15. USMCPrice

    USMCPrice Idiot at Large

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    We still have a number of KI-27 Nates in service, but they are being replaced by the KI-43 as rapidly as possible. I do not recommend that any additional units be manufactured and as rapidly as possible all be replaced in frontline squadrons and all remaining aircraft be assigned to rear area training squadrons. I do recommend that the two Type 89 7.7mm machine guns be replaced with the HO-103 12.7mm so that trainees are training with the gun they'll be using once sent to an operational squadron. This can be easily effected by a field modification program and would be rather straight forward and simple.
     
  16. USMCPrice

    USMCPrice Idiot at Large

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    Our current frontline Army bomber is the KI-21 IIa bomber. It has served us well, but is probably reaching the end of it's usefull service life. It is a reliable aircraft and has served us well. We have a need for a heavy ground attack aircraft, additional ASW aircraft, and I think it prudent to plan for a heavy, land based, anti-shipping aircraft. I propose we modify this airframe and keep it in production. Replace the glazed nose with a solid nose, fit additional armor and self-sealing tanks to produce a ground attack version. Change all defensive 7.7mg's to the 12.7mm HO-103. Fit eight HO-103's and two HO-5's in the reinforced solid nose, plus the bombload and we have a formidable ground attack aircraft. The same aircraft without the armor to increase the range, and provisions made for mounting the MAD system, currently under development and depending upon the bomb loadout we have a good land based ASW/anti-shipping aircraft.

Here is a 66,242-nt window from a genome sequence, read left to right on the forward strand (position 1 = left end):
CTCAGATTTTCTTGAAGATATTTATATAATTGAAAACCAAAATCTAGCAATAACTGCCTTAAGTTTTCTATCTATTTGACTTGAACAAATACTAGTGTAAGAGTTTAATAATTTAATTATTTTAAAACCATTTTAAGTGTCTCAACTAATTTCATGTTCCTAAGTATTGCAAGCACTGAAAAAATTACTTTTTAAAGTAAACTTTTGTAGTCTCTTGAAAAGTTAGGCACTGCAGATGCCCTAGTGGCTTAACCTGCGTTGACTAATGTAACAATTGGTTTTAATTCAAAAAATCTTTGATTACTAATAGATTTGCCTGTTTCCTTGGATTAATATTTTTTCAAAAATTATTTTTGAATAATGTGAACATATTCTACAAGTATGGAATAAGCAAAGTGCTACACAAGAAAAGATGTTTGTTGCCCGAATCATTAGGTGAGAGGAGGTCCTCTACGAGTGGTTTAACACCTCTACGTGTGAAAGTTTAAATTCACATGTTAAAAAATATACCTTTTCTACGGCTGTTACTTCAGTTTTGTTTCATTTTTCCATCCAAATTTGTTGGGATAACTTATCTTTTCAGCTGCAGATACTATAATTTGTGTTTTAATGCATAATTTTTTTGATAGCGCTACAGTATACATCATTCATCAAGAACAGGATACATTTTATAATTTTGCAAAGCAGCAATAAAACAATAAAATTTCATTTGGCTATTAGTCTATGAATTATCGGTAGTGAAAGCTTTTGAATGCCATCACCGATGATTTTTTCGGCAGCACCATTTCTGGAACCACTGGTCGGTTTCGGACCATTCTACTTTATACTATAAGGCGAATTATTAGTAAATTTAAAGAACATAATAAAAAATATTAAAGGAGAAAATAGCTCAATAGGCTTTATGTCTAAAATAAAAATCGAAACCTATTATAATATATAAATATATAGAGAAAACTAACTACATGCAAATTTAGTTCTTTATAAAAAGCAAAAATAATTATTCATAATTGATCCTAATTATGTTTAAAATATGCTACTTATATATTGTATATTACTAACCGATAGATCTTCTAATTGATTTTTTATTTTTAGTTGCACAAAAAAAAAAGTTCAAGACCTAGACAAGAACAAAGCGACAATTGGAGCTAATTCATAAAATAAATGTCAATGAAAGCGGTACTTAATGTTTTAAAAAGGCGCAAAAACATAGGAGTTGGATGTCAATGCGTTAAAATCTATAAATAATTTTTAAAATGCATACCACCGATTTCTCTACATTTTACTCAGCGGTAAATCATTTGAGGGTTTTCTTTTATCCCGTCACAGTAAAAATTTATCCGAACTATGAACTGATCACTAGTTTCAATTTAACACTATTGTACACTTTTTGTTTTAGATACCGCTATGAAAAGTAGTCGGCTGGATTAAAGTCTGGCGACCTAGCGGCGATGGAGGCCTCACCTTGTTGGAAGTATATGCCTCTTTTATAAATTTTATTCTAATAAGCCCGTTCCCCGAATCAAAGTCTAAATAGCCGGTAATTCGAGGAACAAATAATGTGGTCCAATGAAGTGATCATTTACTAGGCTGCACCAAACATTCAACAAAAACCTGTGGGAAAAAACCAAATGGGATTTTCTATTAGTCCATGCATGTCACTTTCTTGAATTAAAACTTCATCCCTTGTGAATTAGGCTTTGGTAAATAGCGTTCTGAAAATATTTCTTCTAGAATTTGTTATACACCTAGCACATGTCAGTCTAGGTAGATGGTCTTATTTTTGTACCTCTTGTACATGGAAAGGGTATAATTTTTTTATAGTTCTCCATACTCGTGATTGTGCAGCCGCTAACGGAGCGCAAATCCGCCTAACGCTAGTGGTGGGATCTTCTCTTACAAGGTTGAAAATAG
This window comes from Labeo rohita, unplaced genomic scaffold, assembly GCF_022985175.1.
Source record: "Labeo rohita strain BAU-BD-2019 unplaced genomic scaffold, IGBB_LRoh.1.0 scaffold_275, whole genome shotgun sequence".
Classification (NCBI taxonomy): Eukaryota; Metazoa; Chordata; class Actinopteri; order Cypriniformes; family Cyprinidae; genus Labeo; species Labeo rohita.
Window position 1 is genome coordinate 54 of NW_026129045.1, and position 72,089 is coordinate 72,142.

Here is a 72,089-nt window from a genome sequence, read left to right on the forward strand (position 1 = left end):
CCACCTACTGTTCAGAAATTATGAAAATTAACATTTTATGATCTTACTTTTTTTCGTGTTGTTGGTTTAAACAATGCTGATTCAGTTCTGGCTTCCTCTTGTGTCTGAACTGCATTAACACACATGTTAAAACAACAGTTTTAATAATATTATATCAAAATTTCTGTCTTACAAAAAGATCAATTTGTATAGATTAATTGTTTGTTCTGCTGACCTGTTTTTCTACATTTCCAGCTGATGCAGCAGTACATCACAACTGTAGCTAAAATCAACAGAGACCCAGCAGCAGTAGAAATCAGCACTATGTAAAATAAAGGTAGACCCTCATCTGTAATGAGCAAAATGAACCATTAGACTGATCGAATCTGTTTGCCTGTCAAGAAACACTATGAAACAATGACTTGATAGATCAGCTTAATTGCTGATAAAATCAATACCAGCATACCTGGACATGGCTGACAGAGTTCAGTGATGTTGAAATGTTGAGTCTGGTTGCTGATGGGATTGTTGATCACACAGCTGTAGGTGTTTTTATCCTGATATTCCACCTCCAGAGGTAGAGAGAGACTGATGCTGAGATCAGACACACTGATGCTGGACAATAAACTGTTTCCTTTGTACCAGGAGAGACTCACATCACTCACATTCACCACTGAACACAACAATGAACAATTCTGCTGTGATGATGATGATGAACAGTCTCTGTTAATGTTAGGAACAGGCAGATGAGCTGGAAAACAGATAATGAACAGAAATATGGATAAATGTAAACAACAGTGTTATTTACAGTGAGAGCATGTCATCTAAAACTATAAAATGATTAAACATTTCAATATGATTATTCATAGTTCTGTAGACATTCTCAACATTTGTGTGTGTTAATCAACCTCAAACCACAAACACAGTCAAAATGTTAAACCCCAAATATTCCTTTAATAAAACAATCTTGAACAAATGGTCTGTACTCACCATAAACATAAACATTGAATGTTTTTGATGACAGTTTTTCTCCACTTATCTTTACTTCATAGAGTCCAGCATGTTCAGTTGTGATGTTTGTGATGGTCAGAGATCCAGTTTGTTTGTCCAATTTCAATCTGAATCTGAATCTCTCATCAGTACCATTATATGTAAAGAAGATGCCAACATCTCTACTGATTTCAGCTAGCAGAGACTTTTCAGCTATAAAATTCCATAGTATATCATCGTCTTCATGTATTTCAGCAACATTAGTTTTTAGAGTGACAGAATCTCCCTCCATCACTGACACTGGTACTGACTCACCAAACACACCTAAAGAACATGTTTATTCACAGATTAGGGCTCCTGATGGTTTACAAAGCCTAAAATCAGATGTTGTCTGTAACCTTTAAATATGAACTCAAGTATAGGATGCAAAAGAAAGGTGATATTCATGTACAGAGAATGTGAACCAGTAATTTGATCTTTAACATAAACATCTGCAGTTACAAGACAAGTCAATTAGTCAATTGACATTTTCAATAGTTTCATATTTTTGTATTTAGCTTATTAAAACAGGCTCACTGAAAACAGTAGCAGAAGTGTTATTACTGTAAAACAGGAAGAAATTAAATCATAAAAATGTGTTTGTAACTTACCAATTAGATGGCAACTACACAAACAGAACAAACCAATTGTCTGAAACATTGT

17. steverodgers801

    steverodgers801 Member

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    What about using gliders for the Palembang assault. I dont know if we would have time to build them, but I dont think we wouold need many and we can ask Germany for assistance.
     
  18. belasar

    belasar Court Jester Staff Member

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    Agreed. As these are intended for IJA service, perhaps General Nishio should be consulted?

    Prime Minister
     
  19. belasar

    belasar Court Jester Staff Member

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    This seems agreeable. Perhaps some of these retired from frontline service could find their way to CDF/KDF air formations?

    On a different, yet related matter. What is to come of the 7.7mm machine guns? Can they be adapted for ground use and provided to CDF/KDF formations to give them more 'punch'?

    Prime Minister
     
  20. USMCPrice

    USMCPrice Idiot at Large

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    I'll look into that sir. I am fairly sure that they can be adapted for use as vehicle mounted anti-personnel weapons though. I like the idea of providing excess KI-27 Nates to allied airforces.